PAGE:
Social policy is central to social work practice. This textbook is designed to help students, practitioners and academics think critically about the relationship between policy and practice; particularly in how policy both structures and informs practice. Reflective questions help critical thinking and links to websites of substantive information across the UK and internationally help keep you up-to-date with policy developments. The authors’ experience and skills in working with different service user groups combine to provide a constructive and critical approach to working with social policy in an era of welfare retrenchment. Key topics include: discretion and practice; social work training and education; safeguarding children; responses to the needs of looked after children; personalization in adult care; ‘race’ and welfare policy; domestic violence; mental health and capacity; and comparing social work and social care internationally.


Maria Brent

Adult social care is the overarching term to describe the provision of community care services in the United Kingdom and is in the process of a fast paced transformational change which has arguably not been seen since the introduction of the NHS and Community Care Act 1990. The nature of these changes comes under the banner of the Personalisation agenda. Personalisation heralds a radical shift in the provision of community care services from a collective paternalistic model of social care towards a more individualised, person-centred approach to support. The overarching statement of this new agenda is to provide service users with more choice and control through the allocation of an individual budget that will enable them, with support, to purchase their own ...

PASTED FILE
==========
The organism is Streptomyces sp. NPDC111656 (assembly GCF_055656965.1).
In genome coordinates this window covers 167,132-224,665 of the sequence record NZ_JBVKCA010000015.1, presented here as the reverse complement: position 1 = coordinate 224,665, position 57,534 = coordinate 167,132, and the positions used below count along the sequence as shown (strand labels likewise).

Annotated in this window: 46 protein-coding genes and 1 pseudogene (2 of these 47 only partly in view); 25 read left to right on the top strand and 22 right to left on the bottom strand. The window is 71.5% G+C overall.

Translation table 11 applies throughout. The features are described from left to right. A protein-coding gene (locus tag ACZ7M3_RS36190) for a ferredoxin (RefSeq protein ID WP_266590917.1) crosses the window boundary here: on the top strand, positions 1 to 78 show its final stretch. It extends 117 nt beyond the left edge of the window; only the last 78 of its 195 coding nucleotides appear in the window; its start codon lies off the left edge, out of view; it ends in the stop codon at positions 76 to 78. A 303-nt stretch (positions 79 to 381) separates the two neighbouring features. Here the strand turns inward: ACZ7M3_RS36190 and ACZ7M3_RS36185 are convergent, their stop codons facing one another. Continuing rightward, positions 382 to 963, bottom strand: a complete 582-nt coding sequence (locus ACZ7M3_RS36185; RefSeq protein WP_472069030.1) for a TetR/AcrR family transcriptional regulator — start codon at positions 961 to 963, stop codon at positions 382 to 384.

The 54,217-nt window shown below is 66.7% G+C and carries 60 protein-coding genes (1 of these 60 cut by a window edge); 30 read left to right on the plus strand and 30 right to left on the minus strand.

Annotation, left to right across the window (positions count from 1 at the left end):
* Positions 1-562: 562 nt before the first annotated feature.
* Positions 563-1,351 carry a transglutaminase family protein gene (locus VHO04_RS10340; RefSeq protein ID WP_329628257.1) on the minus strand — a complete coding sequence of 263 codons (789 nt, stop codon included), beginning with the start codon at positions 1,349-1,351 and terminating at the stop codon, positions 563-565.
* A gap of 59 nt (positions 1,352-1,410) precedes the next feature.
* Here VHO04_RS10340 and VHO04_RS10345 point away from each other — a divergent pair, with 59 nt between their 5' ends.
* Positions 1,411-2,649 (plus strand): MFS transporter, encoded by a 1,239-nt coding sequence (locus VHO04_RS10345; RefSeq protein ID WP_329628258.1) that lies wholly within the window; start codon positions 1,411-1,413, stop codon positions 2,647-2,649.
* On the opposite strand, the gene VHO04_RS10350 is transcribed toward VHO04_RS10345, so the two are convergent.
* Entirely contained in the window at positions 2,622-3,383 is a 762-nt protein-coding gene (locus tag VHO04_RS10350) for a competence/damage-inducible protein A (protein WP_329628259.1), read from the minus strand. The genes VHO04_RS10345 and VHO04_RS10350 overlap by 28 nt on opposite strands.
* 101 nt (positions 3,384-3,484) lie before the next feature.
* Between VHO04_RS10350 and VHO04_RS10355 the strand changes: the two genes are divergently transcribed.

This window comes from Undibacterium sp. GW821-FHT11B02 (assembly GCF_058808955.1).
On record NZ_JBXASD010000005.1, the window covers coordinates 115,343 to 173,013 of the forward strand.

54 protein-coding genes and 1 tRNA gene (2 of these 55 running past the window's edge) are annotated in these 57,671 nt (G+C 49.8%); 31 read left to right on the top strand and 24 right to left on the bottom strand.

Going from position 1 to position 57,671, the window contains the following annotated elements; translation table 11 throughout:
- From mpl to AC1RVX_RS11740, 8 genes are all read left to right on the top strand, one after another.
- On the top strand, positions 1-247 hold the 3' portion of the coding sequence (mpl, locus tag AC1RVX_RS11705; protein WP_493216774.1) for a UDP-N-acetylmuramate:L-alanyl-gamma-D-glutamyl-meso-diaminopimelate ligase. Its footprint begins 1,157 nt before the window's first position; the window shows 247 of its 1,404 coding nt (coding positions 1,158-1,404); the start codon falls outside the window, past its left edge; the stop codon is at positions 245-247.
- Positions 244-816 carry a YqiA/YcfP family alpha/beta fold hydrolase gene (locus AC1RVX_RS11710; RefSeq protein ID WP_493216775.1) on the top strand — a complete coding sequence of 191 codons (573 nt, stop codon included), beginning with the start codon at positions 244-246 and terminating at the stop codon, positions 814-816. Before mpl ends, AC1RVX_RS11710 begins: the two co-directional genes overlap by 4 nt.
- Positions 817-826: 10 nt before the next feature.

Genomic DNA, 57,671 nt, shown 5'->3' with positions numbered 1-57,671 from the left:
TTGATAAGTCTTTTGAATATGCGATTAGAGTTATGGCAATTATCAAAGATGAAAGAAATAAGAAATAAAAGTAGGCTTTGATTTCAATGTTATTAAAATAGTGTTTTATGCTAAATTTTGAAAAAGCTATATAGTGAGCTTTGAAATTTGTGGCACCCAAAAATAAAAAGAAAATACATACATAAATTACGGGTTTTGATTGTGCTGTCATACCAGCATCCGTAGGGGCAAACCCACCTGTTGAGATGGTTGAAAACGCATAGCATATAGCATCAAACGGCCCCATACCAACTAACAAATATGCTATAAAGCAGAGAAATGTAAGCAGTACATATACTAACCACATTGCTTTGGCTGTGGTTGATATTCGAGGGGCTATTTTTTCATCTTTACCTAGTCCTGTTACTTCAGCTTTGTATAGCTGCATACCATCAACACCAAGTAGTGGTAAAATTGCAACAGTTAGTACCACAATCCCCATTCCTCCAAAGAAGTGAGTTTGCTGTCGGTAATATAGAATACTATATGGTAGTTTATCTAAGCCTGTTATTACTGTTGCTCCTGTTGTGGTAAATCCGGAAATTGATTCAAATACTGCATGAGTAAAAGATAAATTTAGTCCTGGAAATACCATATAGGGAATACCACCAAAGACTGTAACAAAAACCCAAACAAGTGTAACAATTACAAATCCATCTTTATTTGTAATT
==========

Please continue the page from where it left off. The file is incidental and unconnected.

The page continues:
• Loading...
locked icon

Sign in to access this content

Get a 30 day FREE TRIAL

  • Watch videos from a variety of sources bringing classroom topics to life
  • Read modern, diverse business cases
  • Explore hundreds of books and reference titles